The status and outcomes of interprofessional health education in sub-Saharan Africa: a systematic review

Gatera Fiston Kitema*, Anita Helen Laidlaw, Veronica O'Carroll, Jean Baptiste Sagahutu, Andrew Blaikie

*Corresponding author for this work

Research output: Contribution to journalArticlepeer-review

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Abstract

The increasing burden of chronic diseases, and shortage of health care workers especially in Low and Middle Income countries (LMICs) requires greater collaborative working between health professions. There is a growing body of evidence that interprofessional education (IPE) and interprofessional continuous education (IPCE) can improve collaborative practice thus strengthening health care delivery in low resource settings. The World Health Organization (WHO) promotes this educational strategy in these regions as part of wider programs to improve health care. The purpose of this systematic review was to summarize IPE and IPCE activities in sub-Saharan Africa (SSA) and its outcomes; including practice, service and patient outcomes. Standard guidelines for conducting and reporting systematic reviews were followed. The online databases searched included MEDLINE, Embase, Education Resources Information Centre (ERIC), the Cumulative Index of Nursing and Allied Health Literature (CINAHL) and Science Direct. The Kirkpatrick model was used to classify IPE outcomes reported from literature. Following full text screening, 41 articles were selected for data extraction. It was found that IPE/IPCE is still a relatively new concept in SSA with 93% of studies published after 2012. Furthermore, IPE is concentrated predominantly in undergraduate institutions and mainly implemented to improve collaborative practice and address important public health concerns. Positive reaction and outcomes of IPE/IPCE were reported in terms of change of attitude and perception toward collaborative practice as well as knowledge and skills acquisition. Few studies in SSA sought to understand and measure the outcomes of IPE/IPCE relating to health care practice. More work in this important potential outcome of IPE/IPCE is recommended.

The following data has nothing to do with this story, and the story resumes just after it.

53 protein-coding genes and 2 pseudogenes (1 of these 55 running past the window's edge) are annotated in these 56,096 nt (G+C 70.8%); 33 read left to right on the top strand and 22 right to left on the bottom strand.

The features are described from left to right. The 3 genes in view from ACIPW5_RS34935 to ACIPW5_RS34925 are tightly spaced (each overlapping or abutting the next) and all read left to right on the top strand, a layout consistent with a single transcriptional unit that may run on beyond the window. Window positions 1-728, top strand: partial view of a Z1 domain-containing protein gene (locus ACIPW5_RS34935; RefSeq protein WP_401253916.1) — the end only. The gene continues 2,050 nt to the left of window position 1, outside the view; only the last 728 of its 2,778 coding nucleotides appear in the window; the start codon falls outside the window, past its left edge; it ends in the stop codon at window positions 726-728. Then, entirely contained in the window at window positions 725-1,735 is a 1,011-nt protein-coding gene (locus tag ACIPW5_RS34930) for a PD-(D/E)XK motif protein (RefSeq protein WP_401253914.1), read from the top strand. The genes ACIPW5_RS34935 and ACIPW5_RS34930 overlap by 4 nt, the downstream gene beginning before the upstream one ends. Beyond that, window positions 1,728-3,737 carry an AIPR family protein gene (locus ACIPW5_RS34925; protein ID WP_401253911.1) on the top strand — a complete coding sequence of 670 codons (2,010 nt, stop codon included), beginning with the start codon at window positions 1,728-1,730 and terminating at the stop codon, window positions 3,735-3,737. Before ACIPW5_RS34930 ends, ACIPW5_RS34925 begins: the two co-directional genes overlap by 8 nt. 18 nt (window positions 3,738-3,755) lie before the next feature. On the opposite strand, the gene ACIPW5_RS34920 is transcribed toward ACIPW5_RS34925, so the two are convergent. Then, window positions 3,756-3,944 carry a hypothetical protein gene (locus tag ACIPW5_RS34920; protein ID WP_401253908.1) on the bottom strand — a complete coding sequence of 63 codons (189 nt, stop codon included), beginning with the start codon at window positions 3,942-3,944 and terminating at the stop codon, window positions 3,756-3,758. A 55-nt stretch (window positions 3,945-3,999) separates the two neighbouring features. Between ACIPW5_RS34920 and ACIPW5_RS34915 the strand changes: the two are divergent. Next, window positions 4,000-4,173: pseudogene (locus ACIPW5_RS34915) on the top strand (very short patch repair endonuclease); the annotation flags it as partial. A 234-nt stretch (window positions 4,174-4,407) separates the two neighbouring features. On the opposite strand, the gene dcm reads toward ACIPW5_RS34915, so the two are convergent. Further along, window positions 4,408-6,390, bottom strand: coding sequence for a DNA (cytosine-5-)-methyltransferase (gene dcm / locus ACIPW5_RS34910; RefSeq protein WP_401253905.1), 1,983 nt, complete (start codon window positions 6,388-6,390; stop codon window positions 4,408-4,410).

Original languageEnglish
Pages (from-to)133-155
Number of pages23
JournalJournal of Interprofessional Care
Volume38
Issue number1
Early online date5 Feb 2023
DOIs
Publication statusPublished - 1 Jan 2024

Keywords

  • Collaborative practice
  • Health education
  • Interdisciplinary practice
  • Interprofessional education
  • Sub-Saharan Africa

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